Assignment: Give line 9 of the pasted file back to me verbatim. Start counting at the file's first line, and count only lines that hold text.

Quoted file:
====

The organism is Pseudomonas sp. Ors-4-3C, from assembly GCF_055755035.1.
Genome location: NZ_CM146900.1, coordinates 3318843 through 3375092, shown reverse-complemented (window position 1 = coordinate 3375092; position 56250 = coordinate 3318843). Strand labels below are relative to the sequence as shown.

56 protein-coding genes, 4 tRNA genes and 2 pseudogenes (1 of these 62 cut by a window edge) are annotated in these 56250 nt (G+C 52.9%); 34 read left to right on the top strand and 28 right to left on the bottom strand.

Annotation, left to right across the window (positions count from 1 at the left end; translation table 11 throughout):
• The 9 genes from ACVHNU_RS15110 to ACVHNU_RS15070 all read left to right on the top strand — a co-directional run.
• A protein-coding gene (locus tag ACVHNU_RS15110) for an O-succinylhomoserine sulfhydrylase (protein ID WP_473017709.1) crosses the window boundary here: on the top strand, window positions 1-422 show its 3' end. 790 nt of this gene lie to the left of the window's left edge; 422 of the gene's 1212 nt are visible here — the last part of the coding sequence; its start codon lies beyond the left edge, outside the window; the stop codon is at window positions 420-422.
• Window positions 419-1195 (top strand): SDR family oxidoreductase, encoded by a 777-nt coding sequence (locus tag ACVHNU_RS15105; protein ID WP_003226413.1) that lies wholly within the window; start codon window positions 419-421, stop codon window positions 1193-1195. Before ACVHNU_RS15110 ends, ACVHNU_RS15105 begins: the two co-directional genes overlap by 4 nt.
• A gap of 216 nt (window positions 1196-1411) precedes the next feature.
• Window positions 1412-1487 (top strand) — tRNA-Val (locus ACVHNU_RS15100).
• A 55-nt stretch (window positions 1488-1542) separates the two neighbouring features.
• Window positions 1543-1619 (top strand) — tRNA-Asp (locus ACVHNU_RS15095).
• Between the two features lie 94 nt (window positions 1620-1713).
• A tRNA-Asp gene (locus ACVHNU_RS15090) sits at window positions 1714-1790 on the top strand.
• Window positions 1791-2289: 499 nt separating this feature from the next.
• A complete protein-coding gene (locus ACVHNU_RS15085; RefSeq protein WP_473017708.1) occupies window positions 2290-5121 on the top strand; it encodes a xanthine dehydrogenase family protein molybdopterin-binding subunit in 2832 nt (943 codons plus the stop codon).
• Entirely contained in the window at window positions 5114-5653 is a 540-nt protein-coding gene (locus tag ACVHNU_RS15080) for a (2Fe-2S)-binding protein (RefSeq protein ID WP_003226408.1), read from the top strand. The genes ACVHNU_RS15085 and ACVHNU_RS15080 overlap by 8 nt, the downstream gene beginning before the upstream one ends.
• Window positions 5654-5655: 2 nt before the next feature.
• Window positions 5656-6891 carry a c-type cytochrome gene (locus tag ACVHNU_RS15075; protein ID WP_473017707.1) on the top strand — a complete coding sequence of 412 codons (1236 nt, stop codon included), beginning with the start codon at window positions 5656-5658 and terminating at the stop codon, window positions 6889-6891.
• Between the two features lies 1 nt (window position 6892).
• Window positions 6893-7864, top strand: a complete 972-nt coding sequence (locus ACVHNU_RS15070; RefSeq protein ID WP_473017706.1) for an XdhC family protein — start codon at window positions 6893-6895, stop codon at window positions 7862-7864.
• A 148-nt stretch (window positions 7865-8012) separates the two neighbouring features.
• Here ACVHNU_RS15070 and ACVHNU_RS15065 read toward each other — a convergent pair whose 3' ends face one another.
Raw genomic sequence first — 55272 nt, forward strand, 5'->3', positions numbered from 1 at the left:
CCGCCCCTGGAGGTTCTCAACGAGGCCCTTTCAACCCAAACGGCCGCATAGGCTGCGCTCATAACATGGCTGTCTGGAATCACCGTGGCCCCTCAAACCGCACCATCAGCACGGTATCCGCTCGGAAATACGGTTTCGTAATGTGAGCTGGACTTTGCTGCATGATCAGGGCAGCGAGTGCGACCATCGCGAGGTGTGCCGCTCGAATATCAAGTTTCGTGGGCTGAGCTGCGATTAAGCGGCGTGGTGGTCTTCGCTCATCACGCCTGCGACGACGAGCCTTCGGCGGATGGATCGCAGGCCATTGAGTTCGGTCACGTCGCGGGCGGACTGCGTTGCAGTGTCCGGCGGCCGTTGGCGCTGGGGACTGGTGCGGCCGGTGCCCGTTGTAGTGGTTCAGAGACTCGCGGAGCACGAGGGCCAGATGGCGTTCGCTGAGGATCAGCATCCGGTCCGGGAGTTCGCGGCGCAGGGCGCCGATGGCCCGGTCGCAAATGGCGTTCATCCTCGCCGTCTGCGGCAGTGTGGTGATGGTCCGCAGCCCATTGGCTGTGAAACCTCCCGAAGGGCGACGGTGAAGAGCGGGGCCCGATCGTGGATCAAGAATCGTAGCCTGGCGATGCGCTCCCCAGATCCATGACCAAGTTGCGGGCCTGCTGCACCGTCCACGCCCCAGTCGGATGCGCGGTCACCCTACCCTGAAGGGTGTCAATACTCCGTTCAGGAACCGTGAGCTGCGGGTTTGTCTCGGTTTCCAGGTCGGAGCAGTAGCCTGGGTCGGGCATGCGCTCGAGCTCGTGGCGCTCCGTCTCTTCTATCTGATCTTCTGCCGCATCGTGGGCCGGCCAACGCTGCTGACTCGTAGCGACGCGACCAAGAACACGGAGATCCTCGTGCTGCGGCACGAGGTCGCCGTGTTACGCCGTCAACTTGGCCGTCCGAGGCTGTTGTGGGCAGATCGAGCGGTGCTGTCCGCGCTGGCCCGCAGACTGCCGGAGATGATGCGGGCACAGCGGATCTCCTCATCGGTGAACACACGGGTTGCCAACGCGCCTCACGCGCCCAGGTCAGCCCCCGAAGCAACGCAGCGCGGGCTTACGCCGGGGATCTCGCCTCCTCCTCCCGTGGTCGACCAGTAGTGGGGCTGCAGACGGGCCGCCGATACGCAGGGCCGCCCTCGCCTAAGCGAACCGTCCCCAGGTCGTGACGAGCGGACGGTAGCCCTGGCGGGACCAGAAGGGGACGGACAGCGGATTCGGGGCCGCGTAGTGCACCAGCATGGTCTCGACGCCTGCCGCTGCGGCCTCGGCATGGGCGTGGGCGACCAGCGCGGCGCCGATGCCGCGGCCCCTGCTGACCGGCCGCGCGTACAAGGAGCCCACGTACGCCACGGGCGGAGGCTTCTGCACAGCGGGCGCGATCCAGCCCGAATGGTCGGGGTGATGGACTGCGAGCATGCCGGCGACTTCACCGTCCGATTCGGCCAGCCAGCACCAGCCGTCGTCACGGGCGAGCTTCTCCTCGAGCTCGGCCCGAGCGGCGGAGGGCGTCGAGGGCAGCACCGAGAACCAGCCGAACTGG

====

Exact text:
• Window positions 1412-1487 (top strand) — tRNA-Val (locus ACVHNU_RS15100).